Selva Ventures On What It Takes To Build A Mainstream CPG Brand
Selva Ventures has what seems like a very straightforward mission of investing in brands that make consumers’ lives better. However, accomplishing that mission is anything but straightforward. There are the complicated matters of sorting through distribution strategy (omnichannel is the current preference), price point (accessible is best to Selva), supply chain infrastructure (huge sigh), customer acquisition (dang algorithms) and much more to produce and sell the products that make consumers’ lives better.
Along with investment, Selva is dedicated to supporting founders to, if not simplify the complicated matters of brand building, at least lend a hand in deciphering them. Co-founder and managing partner Kiva Dickinson says, “We want to be the go-to partner for brands looking to bring something really different and big into the world, and we want to help them get there as soon as possible, but with tactical help and frankly emotional help from people in their corner helping them navigate a difficult journey.”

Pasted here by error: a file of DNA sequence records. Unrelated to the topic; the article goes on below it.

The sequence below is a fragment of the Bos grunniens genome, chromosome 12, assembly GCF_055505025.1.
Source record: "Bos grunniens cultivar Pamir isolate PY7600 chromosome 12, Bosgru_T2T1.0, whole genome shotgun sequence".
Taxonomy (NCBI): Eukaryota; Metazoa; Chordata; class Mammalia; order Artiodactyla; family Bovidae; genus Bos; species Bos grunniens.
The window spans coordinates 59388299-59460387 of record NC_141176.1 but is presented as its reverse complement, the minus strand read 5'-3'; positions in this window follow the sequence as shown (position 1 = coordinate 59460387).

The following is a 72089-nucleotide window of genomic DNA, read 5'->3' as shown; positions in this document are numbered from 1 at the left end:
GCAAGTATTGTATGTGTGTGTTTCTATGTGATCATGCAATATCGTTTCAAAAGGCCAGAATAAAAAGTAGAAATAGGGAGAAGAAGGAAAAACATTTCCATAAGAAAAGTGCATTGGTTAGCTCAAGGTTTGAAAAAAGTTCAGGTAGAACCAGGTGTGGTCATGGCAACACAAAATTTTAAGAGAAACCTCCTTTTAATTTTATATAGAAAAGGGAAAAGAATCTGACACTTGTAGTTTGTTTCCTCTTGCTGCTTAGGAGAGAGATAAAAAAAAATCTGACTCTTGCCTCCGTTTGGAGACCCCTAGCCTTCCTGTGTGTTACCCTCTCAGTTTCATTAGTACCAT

Selva typically invests $1 million to $1.5 million in companies generating less than $10 million in sales and increasingly aims to lead rounds. Its portfolio spans 13 companies, including Kinship, House of Wise, Arrae and Cake in the beauty and wellness arena, although its primary focus so far has been food and beverage. Madeline Kaplan, formerly principal at Smash Ventures, came on board as a principal this year to strengthen Selva’s focus on beauty and wellness.